Other high-profile critics, like Condoleezza Rice and Robert Gates, are pressuring both the administration and their own party not to waste time splitting hairs over why a Patriot system is okay to send to Ukraine, while ATACMS aren’t. Why is a defensive weapon okay but not the kind of offensive weapon Ukraine would need to retake territory—and end this war?
This is especially relevant as fears of escalation have faded drastically in the last year. How could Vladimir Putin take on NATO if his armies, five months later, still can’t take Bakhmut, which, pre-war, had a population of 70,000? Moreover, the use of nuclear weapons seems less likely than before. The Russian side of the front, reinforced with newly mobilized bodies—poorly armed, but bodies that have to be fought through all the same—seems far less likely to collapse, which makes it less likely that Putin will feel cornered and faced with his own personal apocalypse. Furthermore, from what I’ve heard, both Beijing and Delhi, now Moscow’s sole customers for Russian energy, have made clear to Putin that if he uses even a tactical nuke, they are washing their hands of him. That has apparently had a restraining effect on him.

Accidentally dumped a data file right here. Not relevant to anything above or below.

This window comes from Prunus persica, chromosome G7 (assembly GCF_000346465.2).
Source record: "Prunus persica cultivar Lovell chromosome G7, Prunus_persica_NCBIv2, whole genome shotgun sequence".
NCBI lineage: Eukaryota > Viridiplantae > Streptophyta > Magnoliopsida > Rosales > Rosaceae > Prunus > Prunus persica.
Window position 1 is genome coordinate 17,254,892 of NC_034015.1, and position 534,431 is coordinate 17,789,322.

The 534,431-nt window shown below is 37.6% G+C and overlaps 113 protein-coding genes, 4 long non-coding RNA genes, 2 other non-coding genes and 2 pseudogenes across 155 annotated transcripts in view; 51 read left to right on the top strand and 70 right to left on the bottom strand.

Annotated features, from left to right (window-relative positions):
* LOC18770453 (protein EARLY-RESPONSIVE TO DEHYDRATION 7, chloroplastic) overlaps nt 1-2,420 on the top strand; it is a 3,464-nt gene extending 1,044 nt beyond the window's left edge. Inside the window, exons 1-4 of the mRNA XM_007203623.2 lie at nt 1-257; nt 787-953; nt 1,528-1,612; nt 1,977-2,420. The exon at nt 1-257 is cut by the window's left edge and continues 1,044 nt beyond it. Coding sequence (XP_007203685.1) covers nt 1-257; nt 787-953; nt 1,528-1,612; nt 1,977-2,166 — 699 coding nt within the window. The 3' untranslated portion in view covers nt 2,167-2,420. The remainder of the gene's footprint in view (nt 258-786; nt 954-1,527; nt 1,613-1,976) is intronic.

Still, according to my sources both inside the White House and those outside who regularly talk to those on the inside, the line is still the same: Negotiating now would just set these lines as a baseline for round three of this war, so why not end it now? If this war goes on for another two years, the Biden administration will continue to arm the Ukrainians for as long as they want to fight. And they are confident that they will get the support they need in Congress to do so, thanks to their great, if unlikely, ally in this: Mitch McConnell.